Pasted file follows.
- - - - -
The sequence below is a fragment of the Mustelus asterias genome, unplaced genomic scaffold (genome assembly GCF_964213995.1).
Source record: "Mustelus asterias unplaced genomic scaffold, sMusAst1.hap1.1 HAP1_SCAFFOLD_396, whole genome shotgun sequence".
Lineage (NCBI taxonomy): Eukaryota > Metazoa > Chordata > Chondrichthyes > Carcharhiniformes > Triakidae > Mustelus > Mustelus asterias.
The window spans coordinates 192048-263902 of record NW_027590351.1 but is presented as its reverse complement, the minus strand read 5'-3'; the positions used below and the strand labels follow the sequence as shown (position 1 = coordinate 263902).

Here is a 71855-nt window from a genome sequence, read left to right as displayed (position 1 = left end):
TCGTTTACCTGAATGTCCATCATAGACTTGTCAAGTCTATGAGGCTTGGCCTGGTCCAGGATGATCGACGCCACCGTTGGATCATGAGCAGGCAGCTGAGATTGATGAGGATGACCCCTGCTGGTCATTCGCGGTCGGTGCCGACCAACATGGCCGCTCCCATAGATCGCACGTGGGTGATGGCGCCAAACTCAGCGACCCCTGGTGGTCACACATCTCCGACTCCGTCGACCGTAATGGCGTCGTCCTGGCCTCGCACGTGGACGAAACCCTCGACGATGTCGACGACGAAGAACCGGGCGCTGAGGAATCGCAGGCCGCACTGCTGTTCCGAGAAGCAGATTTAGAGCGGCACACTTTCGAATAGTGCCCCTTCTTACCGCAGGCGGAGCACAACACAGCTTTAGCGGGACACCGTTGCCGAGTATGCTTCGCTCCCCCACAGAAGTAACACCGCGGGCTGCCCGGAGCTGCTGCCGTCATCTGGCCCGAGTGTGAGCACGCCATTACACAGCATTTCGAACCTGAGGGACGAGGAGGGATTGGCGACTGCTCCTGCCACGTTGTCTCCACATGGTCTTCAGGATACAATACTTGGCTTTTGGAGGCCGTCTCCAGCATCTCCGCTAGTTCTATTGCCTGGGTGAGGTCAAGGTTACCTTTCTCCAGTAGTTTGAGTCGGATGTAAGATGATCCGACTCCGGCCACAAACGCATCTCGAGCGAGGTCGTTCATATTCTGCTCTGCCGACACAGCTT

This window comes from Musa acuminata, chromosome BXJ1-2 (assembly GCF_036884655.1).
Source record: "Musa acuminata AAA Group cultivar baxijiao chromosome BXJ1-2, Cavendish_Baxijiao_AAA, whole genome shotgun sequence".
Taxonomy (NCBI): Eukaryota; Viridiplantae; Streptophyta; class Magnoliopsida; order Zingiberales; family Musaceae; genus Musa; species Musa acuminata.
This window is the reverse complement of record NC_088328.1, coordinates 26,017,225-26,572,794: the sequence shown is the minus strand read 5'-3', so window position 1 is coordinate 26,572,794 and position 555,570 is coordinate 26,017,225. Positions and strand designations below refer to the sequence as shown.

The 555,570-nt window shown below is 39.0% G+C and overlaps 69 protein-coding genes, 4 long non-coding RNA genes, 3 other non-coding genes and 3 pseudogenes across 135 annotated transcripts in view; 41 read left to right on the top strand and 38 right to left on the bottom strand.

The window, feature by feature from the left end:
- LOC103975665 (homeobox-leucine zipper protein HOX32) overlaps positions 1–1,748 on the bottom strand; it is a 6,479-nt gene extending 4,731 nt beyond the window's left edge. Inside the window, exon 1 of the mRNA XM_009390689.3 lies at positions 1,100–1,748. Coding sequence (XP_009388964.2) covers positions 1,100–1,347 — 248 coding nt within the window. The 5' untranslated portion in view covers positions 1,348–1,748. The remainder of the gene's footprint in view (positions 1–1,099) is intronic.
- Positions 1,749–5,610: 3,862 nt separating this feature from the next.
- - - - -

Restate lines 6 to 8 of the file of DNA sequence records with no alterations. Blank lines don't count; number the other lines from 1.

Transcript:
TCGTTTACCTGAATGTCCATCATAGACTTGTCAAGTCTATGAGGCTTGGCCTGGTCCAGGATGATCGACGCCACCGTTGGATCATGAGCAGGCAGCTGAGATTGATGAGGATGACCCCTGCTGGTCATTCGCGGTCGGTGCCGACCAACATGGCCGCTCCCATAGATCGCACGTGGGTGATGGCGCCAAACTCAGCGACCCCTGGTGGTCACACATCTCCGACTCCGTCGACCGTAATGGCGTCGTCCTGGCCTCGCACGTGGACGAAACCCTCGACGATGTCGACGACGAAGAACCGGGCGCTGAGGAATCGCAGGCCGCACTGCTGTTCCGAGAAGCAGATTTAGAGCGGCACACTTTCGAATAGTGCCCCTTCTTACCGCAGGCGGAGCACAACACAGCTTTAGCGGGACACCGTTGCCGAGTATGCTTCGCTCCCCCACAGAAGTAACACCGCGGGCTGCCCGGAGCTGCTGCCGTCATCTGGCCCGAGTGTGAGCACGCCATTACACAGCATTTCGAACCTGAGGGACGAGGAGGGATTGGCGACTGCTCCTGCCACGTTGTCTCCACATGGTCTTCAGGATACAATACTTGGCTTTTGGAGGCCGTCTCCAGCATCTCCGCTAGTTCTATTGCCTGGGTGAGGTCAAGGTTACCTTTCTCCAGTAGTTTGAGTCGGATGTAAGATGATCCGACTCCGGCCACAAACGCATCTCGAGCGAGGTCGTTCATATTCTGCTCTGCCGACACAGCTT

This window comes from Musa acuminata, chromosome BXJ1-2 (assembly GCF_036884655.1).
Source record: "Musa acuminata AAA Group cultivar baxijiao chromosome BXJ1-2, Cavendish_Baxijiao_AAA, whole genome shotgun sequence".